That’s some revelation. What’s a favorite family memory?
I love grandmothers. So seeing my grandmother read romance novels. They were too heavy for her to hold above her head while she was reading, so she used to cut them in half. So you’d walk around the house and see a bunch of scattered pieces of romance novels.
Poor Fabio! When did you start to realize that perhaps you were different from your peers?
I’m still processing that. I think it was very early on and as with many queer folks, the memory is hazy because there was so much imagination and denial. Certainly there was… well, I remember feeling sick to my stomach when I kissed a girl for the first time. Not about her, but more about me, [chuckles] I think in retrospect I wanted to be the girl. And now I am.
Yeah, it was complicated growing up Catholic and queer. I mean when I first kissed a boy, I washed my own mouth out with soap and started praying. It was scary.
I’m guessing like most people I know, especially in the trans community, there were several chapters to coming out.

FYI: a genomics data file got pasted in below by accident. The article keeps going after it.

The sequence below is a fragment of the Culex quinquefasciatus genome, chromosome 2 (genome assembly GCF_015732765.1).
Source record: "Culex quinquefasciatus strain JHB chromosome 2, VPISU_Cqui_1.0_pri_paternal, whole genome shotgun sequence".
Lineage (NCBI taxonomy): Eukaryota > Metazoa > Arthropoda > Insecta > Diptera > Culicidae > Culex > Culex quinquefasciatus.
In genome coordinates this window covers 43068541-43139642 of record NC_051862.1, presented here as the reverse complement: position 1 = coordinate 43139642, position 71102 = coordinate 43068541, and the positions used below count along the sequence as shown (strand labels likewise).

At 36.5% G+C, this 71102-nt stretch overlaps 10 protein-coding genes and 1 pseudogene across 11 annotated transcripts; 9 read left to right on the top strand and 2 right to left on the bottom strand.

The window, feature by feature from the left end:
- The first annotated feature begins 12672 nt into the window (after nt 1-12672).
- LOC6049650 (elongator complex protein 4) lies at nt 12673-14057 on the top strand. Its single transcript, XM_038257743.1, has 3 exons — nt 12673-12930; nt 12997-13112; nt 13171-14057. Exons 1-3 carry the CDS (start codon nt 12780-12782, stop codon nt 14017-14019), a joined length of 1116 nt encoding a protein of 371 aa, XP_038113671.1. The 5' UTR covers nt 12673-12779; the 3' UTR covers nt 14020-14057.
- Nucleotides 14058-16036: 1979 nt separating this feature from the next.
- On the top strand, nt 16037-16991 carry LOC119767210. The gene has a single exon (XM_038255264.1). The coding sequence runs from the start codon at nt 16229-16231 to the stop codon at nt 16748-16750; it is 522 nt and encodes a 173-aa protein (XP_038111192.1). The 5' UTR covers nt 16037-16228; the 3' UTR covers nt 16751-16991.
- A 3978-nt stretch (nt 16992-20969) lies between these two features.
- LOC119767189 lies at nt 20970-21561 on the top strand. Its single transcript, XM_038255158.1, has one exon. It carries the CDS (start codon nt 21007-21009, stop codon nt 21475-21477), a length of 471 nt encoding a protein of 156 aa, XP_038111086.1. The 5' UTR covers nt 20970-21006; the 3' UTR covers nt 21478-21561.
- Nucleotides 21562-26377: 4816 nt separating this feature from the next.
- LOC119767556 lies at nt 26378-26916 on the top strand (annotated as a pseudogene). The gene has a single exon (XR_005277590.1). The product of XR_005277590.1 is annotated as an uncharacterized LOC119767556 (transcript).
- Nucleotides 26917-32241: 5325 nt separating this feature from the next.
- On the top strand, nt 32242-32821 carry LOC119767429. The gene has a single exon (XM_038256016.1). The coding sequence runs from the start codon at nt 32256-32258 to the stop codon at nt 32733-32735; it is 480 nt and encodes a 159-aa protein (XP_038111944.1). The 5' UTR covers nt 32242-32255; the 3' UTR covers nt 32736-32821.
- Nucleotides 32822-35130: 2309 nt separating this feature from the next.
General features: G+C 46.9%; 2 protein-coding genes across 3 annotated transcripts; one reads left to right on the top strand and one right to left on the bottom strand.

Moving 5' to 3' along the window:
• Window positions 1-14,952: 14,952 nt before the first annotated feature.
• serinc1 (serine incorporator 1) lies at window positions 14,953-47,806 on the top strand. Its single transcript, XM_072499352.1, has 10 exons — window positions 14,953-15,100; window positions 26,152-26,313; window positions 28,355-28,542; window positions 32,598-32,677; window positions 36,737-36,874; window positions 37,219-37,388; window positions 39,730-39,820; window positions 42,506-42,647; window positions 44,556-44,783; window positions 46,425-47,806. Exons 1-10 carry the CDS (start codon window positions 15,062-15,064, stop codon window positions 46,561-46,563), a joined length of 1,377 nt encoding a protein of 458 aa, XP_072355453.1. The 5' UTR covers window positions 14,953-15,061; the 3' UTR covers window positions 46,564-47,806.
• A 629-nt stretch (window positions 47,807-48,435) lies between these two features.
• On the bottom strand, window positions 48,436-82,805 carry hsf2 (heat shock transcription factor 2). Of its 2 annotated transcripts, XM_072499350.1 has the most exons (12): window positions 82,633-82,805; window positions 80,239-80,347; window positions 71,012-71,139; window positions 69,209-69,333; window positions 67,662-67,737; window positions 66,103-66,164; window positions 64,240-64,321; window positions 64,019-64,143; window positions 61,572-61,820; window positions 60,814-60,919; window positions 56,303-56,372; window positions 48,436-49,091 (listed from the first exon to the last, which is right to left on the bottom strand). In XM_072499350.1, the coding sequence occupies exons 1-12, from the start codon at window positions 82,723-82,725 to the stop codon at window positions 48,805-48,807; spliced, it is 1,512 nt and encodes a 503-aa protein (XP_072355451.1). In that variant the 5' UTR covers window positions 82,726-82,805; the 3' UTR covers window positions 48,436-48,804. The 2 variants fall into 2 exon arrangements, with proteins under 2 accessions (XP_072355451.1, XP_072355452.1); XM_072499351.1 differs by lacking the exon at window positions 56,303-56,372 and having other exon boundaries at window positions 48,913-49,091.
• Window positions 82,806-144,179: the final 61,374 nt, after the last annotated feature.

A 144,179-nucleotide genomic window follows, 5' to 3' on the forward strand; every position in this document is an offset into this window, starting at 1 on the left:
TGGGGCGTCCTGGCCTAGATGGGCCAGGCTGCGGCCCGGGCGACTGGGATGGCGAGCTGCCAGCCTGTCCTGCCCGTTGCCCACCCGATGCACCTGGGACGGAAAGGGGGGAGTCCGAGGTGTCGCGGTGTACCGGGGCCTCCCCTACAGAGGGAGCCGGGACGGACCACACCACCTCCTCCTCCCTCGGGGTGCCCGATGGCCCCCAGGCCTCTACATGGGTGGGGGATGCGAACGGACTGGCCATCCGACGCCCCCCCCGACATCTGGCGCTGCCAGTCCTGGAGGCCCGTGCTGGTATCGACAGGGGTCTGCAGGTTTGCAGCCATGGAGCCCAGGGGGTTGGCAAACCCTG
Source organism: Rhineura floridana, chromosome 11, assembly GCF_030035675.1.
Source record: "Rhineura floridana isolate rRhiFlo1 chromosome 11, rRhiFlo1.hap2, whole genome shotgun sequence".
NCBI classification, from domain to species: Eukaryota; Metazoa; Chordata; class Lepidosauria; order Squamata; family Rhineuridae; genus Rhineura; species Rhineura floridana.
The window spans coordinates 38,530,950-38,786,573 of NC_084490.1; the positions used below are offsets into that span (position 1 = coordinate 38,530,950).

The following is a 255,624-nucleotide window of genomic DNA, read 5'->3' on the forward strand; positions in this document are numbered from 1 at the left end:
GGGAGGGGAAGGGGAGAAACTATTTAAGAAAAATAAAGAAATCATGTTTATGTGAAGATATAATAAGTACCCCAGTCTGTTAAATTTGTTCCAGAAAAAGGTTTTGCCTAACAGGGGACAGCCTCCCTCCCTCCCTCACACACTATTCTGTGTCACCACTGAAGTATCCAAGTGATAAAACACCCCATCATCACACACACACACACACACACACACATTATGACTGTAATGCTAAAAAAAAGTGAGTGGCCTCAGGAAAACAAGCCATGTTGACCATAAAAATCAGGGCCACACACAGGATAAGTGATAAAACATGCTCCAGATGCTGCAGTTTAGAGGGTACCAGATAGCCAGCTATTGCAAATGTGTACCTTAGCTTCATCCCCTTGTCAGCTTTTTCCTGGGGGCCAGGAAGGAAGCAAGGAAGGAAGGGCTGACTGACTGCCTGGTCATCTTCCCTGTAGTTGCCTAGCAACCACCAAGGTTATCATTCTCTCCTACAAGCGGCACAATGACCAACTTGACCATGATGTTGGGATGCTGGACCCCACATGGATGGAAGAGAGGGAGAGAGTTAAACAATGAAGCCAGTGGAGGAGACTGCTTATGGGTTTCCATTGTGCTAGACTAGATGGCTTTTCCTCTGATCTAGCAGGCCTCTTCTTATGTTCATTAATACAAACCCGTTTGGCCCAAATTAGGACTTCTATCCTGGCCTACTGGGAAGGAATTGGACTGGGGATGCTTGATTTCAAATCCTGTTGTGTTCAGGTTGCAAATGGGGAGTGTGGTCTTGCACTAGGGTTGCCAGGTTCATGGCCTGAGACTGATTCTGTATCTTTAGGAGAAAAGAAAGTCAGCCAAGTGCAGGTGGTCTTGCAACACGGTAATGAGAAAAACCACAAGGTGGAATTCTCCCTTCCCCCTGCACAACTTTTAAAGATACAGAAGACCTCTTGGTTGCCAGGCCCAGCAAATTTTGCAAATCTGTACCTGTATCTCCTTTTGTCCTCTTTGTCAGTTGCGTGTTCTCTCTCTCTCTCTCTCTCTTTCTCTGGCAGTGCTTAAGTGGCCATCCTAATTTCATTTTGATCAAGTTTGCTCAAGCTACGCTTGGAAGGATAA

Yeah, there were. I think I came out as bisexual first, then as a gay man and I created a company called, “The Bearded Ladies Cabaret” and have been doing gender processing publicly for about 14 years in the city of Philadelphia and it took me about 10 of those years to realize, “Oh, I am a bearded lady! That’s what I’ve always been.” I’ve spent so much of my career trying to redefine what a man is, but I now know that I don’t want to redefine what being a man is. It’s not working because I’m not a man. So that took me a long time to figure out, until I was about 33. It was the amazing community in Philadelphia, especially the trans youth that I was working with and teaching, who were really teaching me. All here in this incredible city that allowed me to get as far from the family tree as I am.